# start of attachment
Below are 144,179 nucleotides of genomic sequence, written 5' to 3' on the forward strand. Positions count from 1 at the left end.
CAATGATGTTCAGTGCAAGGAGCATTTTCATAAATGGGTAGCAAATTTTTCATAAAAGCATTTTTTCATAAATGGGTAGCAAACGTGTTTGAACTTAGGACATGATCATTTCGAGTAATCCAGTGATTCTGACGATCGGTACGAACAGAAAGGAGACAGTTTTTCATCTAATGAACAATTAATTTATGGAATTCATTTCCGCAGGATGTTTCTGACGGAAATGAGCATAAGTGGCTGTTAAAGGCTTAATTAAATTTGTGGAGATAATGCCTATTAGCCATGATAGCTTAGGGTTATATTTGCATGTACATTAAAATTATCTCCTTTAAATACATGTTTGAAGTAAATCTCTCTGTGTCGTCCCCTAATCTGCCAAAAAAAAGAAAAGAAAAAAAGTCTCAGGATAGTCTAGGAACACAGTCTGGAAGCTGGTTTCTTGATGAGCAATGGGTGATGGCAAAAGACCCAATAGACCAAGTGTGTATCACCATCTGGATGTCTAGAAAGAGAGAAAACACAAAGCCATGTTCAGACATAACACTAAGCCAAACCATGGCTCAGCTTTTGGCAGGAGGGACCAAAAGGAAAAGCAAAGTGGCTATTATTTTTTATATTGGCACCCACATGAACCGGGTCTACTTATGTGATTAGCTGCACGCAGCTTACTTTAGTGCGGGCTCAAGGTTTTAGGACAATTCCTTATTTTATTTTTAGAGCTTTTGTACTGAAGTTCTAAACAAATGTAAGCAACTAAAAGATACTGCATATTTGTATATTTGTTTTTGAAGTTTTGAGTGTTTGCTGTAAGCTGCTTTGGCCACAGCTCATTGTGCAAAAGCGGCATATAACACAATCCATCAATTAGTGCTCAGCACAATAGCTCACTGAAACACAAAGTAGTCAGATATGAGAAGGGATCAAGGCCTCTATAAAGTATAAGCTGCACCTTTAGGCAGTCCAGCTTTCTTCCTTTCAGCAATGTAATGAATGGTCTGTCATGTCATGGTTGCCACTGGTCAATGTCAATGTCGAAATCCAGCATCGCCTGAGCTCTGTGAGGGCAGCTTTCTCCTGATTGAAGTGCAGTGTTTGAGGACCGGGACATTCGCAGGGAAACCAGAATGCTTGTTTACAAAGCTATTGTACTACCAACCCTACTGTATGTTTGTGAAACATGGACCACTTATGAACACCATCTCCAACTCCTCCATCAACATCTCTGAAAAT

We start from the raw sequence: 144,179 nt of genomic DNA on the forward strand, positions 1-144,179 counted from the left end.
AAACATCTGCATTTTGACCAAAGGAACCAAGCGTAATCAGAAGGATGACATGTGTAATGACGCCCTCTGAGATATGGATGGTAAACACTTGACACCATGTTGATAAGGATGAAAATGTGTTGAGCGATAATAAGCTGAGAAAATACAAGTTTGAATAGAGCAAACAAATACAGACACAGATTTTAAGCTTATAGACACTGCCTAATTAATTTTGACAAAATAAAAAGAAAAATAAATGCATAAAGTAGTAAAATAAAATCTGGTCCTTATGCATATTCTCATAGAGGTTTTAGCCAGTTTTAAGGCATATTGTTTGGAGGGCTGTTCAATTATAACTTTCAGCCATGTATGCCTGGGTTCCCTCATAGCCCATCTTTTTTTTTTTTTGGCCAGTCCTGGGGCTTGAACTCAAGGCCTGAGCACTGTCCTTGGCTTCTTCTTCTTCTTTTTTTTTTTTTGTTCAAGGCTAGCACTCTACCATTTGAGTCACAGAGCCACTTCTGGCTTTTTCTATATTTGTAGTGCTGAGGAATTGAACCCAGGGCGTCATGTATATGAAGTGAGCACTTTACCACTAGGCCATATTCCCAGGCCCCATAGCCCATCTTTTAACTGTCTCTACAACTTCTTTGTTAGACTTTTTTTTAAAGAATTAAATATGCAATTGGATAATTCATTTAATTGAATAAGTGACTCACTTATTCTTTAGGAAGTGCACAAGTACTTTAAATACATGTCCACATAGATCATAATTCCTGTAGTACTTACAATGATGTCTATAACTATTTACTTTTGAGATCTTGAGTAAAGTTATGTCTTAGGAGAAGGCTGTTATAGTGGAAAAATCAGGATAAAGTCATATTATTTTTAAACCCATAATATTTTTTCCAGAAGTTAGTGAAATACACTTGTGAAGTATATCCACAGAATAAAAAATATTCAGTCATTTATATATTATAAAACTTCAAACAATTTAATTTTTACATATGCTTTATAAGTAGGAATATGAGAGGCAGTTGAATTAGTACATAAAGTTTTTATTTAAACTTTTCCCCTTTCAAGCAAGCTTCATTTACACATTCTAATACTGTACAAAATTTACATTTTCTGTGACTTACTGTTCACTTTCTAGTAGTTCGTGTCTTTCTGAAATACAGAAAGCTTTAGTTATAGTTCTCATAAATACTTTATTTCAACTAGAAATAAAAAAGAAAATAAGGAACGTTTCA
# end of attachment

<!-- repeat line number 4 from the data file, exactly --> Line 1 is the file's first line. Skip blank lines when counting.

AAACATCTGCATTTTGACCAAAGGAACCAAGCGTAATCAGAAGGATGACATGTGTAATGACGCCCTCTGAGATATGGATGGTAAACACTTGACACCATGTTGATAAGGATGAAAATGTGTTGAGCGATAATAAGCTGAGAAAATACAAGTTTGAATAGAGCAAACAAATACAGACACAGATTTTAAGCTTATAGACACTGCCTAATTAATTTTGACAAAATAAAAAGAAAAATAAATGCATAAAGTAGTAAAATAAAATCTGGTCCTTATGCATATTCTCATAGAGGTTTTAGCCAGTTTTAAGGCATATTGTTTGGAGGGCTGTTCAATTATAACTTTCAGCCATGTATGCCTGGGTTCCCTCATAGCCCATCTTTTTTTTTTTTTGGCCAGTCCTGGGGCTTGAACTCAAGGCCTGAGCACTGTCCTTGGCTTCTTCTTCTTCTTTTTTTTTTTTTGTTCAAGGCTAGCACTCTACCATTTGAGTCACAGAGCCACTTCTGGCTTTTTCTATATTTGTAGTGCTGAGGAATTGAACCCAGGGCGTCATGTATATGAAGTGAGCACTTTACCACTAGGCCATATTCCCAGGCCCCATAGCCCATCTTTTAACTGTCTCTACAACTTCTTTGTTAGACTTTTTTTTAAAGAATTAAATATGCAATTGGATAATTCATTTAATTGAATAAGTGACTCACTTATTCTTTAGGAAGTGCACAAGTACTTTAAATACATGTCCACATAGATCATAATTCCTGTAGTACTTACAATGATGTCTATAACTATTTACTTTTGAGATCTTGAGTAAAGTTATGTCTTAGGAGAAGGCTGTTATAGTGGAAAAATCAGGATAAAGTCATATTATTTTTAAACCCATAATATTTTTTCCAGAAGTTAGTGAAATACACTTGTGAAGTATATCCACAGAATAAAAAATATTCAGTCATTTATATATTATAAAACTTCAAACAATTTAATTTTTACATATGCTTTATAAGTAGGAATATGAGAGGCAGTTGAATTAGTACATAAAGTTTTTATTTAAACTTTTCCCCTTTCAAGCAAGCTTCATTTACACATTCTAATACTGTACAAAATTTACATTTTCTGTGACTTACTGTTCACTTTCTAGTAGTTCGTGTCTTTCTGAAATACAGAAAGCTTTAGTTATAGTTCTCATAAATACTTTATTTCAACTAGAAATAAAAAAGAAAATAAGGAACGTTTCA